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Class builds on lecture series focused on Civil War, on its 150th anniversary

September 3, 2013

In recognizing the sesquicentennial of the Civil War, Beloit College’s history department is offering a lecture series and class that focus on this seminal part of American history.

The first in the series of three lectures (all free, and open to the public) is taking place Wednesday at 7 p.m.  in Richardson Auditorium. “Spielberg’s Lincoln and the Roots of Reconstruction, will be presented by Kate Masur, an associate professor of history at Northwestern University.

“A class offers students the opportunity to understand a lecture more profoundly by preparing for it beforehand and analyzing it afterward,” says Beatrice McKenzie, the history professor teaching the current half-unit course History of the U.S. Civil War, in conjunction with the upcoming lecture series. “For example, Professor Kate Masur will critique the Spielberg film, Lincoln, in her lecture on Wednesday. In class, students have already been introduced to the historiographic debate Masur is part of, and they have seen the film, critiqued it in writing, and discussed it prior to the lecture. That will provide them a richer understanding both of the history and of Masur’s take on it.”

Masur’s research focuses on how Americans came to grips with the end of slavery, both during the Civil War and after. She is the author of An Example for All the Land: Emancipation and the Struggle over Equality in Washington, D.C. (2010) and two award-winning articles on race, culture and politics during the Civil War. Her writing has also appeared in the op-ed pages of The New York Times and The Chronicle of Higher Education.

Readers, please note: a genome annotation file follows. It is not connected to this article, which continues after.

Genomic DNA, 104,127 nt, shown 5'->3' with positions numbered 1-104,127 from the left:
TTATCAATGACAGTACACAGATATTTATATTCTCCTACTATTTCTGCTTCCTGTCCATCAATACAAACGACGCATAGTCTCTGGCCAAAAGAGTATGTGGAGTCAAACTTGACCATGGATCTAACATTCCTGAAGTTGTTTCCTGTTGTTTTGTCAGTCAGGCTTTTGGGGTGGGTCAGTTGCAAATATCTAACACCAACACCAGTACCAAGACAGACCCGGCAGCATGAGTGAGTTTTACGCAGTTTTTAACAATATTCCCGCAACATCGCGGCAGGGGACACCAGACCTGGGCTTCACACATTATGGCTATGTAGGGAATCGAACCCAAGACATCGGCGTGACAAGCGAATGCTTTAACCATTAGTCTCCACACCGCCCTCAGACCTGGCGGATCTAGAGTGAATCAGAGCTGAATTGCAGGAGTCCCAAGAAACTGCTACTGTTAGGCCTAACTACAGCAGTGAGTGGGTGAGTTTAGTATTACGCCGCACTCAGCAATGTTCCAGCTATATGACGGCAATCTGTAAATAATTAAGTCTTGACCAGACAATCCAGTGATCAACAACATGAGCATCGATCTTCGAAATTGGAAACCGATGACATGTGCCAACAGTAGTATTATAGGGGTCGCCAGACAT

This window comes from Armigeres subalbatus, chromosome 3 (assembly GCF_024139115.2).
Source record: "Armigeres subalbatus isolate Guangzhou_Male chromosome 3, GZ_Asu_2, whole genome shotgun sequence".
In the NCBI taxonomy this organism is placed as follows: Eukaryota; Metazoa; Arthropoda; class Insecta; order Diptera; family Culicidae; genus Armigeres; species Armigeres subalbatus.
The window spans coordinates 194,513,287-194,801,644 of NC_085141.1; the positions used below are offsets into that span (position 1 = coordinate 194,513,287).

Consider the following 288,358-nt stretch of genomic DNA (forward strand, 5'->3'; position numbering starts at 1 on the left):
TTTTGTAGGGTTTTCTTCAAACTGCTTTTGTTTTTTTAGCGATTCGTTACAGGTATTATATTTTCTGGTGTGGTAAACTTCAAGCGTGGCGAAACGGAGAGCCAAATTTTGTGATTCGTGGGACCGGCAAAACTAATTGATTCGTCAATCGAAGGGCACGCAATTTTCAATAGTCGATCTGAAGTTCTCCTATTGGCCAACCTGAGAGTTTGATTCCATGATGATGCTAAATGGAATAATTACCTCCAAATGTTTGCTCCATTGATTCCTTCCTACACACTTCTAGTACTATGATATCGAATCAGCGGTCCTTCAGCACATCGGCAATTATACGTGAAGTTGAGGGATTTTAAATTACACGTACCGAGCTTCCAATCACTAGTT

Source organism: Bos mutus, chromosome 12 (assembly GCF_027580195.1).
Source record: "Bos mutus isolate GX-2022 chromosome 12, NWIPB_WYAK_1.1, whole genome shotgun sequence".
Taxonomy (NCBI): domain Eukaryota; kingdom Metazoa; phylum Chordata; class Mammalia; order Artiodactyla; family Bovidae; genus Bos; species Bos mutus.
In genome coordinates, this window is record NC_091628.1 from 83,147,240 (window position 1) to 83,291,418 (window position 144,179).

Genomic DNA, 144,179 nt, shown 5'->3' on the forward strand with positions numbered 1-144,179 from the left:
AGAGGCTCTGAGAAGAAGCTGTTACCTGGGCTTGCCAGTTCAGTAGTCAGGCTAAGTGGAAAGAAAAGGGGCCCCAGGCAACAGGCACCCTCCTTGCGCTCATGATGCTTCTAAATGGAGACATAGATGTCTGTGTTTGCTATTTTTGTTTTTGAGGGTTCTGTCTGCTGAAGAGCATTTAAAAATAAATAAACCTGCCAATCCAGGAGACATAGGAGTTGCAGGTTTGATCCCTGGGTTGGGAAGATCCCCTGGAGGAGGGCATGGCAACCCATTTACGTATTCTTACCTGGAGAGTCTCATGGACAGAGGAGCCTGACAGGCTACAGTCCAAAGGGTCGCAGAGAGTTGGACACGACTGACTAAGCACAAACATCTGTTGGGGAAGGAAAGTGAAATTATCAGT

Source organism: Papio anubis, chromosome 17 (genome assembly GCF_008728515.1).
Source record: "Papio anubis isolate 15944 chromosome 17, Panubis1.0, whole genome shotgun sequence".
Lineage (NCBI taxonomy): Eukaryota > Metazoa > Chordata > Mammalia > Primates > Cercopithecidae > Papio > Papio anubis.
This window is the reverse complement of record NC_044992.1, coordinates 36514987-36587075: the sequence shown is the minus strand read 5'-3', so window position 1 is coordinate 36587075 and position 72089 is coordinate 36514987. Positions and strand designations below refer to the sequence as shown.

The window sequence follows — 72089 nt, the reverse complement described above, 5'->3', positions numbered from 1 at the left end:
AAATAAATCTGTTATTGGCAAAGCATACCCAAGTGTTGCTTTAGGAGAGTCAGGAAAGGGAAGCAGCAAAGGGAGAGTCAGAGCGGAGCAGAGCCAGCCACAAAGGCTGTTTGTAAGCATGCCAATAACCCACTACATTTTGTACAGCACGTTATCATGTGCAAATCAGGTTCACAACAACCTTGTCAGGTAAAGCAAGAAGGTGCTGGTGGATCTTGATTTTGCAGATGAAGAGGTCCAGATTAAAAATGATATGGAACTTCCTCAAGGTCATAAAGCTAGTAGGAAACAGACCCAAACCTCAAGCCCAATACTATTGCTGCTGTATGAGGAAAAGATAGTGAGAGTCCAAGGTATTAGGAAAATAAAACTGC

Above all, McKenzie wants the lectures to leave an impression—that this moment in time had a long-lasting effect.

“I hope Beloiters understand better the war’s lasting impact on veterans, freed people, and other citizens,” she says.  

The following lectures will take place later this month:

  • “More Than Freedom: Black Northerners and the Meaning of the Civil War” by Stephen Kantrowitz, professor of history at the University of Wisconsin-Madison; the relationship between race and citizenship in the era of emancipation is the topic of Kantrowitz’s research. Wednesday, Sept. 11 at 7 p.m. in Richardson Auditorium.
  • “A Broken Regiment: The 16th Connecticut’s Civil War” by Lesley Gordon, professor of history at the University of Akron; Gordon teaches courses in the Civil War and Reconstruction, U.S. military history, and the Early Republic. Wednesday, Sept. 25 at 7 p.m. in Richardson Auditorium.

The lecture series is supported by the Richardson Lecture Fund, named in honor of former History Professor Robert “Dickie” Richardson, and the Mellon Foundation Labs Across the Curriculum grant.